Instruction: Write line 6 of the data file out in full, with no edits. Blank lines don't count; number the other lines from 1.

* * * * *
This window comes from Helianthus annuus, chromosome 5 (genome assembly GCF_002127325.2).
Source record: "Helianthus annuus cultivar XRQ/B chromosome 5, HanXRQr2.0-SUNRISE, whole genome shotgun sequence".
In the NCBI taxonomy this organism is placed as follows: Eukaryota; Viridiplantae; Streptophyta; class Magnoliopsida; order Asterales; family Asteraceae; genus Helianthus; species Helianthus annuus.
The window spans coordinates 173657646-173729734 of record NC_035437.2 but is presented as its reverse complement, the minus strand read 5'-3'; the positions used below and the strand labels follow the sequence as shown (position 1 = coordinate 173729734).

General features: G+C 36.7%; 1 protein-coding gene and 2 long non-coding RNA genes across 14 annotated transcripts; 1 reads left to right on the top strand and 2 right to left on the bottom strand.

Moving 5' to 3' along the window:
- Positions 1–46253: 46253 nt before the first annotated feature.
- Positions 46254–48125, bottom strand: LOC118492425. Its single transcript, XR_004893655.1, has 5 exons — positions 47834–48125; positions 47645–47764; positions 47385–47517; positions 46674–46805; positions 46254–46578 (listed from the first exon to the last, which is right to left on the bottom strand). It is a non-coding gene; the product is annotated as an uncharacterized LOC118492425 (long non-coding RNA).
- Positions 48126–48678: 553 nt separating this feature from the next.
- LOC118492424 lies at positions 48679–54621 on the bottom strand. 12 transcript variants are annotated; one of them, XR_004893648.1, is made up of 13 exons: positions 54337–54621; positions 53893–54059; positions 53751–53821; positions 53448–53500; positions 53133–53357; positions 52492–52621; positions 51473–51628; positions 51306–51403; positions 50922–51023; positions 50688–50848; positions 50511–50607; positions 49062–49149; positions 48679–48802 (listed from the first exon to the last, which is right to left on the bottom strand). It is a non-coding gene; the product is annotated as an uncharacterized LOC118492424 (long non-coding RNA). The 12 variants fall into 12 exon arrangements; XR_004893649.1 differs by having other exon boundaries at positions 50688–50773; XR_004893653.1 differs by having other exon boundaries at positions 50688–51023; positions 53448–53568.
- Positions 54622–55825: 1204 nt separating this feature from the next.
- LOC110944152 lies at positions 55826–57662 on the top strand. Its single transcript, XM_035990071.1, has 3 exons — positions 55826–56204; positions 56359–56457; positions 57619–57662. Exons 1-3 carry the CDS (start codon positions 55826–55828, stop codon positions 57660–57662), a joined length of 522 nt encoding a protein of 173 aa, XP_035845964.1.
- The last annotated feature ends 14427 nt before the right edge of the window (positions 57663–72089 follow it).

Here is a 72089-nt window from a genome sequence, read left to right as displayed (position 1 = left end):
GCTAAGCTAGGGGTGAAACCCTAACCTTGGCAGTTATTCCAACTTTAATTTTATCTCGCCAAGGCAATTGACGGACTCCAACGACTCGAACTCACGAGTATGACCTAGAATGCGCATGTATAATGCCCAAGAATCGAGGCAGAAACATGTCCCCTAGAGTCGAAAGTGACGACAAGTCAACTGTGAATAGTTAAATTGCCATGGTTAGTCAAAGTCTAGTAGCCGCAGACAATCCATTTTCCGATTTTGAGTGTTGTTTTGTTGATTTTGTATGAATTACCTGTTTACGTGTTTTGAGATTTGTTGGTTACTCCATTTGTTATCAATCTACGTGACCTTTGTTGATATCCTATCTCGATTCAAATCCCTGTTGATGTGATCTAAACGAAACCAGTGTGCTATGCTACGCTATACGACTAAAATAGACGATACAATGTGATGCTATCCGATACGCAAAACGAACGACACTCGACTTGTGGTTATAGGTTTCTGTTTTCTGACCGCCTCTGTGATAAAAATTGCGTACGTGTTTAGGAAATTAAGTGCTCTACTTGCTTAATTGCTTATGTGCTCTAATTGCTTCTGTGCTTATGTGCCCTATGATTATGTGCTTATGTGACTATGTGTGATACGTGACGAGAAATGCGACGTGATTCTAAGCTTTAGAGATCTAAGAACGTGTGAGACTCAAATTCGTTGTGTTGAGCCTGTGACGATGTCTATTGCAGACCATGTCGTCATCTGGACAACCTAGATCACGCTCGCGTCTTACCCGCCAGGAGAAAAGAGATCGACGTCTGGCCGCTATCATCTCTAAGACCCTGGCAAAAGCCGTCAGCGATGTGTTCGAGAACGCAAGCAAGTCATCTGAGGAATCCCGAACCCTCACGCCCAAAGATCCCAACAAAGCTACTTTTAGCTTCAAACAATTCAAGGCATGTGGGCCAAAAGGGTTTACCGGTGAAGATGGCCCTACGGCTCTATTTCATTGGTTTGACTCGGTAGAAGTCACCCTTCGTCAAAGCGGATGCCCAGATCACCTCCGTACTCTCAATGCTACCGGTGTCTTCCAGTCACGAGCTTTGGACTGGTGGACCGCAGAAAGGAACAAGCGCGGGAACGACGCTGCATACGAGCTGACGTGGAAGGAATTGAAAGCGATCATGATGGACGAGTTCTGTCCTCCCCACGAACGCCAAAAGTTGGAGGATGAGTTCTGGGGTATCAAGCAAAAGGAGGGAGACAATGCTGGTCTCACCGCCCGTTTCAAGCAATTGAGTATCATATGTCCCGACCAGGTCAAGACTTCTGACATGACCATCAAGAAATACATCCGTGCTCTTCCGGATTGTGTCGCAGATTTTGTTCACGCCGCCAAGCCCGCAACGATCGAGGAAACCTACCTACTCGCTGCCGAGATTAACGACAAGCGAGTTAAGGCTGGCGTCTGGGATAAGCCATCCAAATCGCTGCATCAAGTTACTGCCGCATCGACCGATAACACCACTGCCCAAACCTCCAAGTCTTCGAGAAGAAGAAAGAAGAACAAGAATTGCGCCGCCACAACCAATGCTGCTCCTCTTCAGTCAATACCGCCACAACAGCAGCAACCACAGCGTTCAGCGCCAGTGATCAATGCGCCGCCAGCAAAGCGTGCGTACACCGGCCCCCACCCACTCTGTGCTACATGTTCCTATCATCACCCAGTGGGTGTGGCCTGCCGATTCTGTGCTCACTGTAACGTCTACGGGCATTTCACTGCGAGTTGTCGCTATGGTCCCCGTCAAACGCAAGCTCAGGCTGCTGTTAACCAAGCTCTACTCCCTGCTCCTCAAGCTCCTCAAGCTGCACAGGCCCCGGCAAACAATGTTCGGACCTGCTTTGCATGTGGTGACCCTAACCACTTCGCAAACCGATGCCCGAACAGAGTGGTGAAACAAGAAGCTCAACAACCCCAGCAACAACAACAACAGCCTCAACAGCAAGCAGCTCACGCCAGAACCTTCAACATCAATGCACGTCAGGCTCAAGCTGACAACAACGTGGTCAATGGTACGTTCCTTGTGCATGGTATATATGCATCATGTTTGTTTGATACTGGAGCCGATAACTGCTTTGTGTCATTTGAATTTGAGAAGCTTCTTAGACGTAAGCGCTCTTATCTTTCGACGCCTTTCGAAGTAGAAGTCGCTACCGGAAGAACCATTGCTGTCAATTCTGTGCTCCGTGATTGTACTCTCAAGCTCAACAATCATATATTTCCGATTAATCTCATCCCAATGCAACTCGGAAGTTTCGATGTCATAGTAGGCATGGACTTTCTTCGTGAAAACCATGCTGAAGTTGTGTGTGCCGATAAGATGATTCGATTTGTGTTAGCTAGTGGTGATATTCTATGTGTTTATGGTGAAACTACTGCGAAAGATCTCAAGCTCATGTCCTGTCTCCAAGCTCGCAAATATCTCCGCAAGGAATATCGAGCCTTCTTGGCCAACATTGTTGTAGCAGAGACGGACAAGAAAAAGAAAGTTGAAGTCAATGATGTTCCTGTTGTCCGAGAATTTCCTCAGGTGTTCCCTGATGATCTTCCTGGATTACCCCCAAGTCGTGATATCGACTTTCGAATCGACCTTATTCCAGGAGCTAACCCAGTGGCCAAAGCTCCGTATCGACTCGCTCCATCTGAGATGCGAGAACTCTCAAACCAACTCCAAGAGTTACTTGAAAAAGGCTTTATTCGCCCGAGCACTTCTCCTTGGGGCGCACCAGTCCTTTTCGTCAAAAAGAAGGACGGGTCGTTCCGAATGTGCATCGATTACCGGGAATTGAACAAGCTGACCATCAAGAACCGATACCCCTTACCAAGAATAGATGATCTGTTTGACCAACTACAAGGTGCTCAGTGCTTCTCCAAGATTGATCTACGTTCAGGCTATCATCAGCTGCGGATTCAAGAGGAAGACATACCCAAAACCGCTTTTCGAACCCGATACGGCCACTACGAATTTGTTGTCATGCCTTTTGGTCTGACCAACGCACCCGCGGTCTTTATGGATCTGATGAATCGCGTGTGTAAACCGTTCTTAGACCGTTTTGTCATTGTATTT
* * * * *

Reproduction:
Moving 5' to 3' along the window: